Carbon dioxide (CO2) is a molecule in the air consisting of carbon and oxygen. Although air consists of only 0.038% CO2, it is one of the most important greenhouse gases and contributes significantly to climate change. In the atmosphere, carbon dioxide absorbs part of the heat radiation from the sun that was emitted from the earth to space, and radiates it back to the earth. This is a natural and necessary process. Once released into the atmosphere, carbon dioxide does not decompose on its own. Within the natural carbon cycle, carbon dioxide is stored by various processes or decomposed by photosynthesis. Apart from the natural greenhouse gas effect, there is the anthropogenic greenhouse gas effect, which results from the combustion of fossil fuels. This leads to an increase in the concentration of carbon dioxide and to a rise in global temperature, as even less heat radiation is returned to space. The ensuing warming of the oceans and deforestation intensifies the process.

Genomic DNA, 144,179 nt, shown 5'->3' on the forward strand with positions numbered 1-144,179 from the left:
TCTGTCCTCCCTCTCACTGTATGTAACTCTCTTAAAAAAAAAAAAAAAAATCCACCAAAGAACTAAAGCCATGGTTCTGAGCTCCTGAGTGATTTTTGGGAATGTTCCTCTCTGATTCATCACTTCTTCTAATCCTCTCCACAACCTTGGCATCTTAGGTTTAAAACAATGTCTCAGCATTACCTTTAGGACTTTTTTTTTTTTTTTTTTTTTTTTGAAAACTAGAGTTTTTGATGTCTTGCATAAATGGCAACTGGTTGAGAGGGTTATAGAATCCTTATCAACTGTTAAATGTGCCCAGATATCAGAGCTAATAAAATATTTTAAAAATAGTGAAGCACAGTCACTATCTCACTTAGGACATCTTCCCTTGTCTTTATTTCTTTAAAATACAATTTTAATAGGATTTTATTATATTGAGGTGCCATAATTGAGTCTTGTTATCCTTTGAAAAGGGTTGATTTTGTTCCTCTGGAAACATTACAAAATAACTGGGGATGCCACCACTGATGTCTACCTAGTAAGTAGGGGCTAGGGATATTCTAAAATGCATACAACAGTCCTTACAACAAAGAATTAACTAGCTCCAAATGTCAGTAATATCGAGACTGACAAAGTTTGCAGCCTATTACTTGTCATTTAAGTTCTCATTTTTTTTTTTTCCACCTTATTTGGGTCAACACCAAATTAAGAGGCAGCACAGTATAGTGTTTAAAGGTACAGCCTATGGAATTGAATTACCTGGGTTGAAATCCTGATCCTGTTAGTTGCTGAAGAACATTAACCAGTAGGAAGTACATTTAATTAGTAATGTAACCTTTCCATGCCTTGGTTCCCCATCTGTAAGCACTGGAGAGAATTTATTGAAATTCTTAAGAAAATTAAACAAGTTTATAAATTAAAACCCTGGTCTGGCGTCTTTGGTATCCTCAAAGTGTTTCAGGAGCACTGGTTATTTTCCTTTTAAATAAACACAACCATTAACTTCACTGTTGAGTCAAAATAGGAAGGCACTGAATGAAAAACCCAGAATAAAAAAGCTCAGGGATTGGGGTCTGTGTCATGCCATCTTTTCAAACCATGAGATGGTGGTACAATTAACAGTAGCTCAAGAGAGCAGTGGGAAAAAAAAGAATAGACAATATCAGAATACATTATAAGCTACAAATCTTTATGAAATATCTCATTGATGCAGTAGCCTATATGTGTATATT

In addition to carbon dioxide, there are other greenhouse gases such as methane (CH4), nitrous oxide (N2O) or F-gases, all of which have a different impact on the climate. These are expressed in CO2-e (equivalents) to make the effect comparable and to be able to state climate impact in a single number.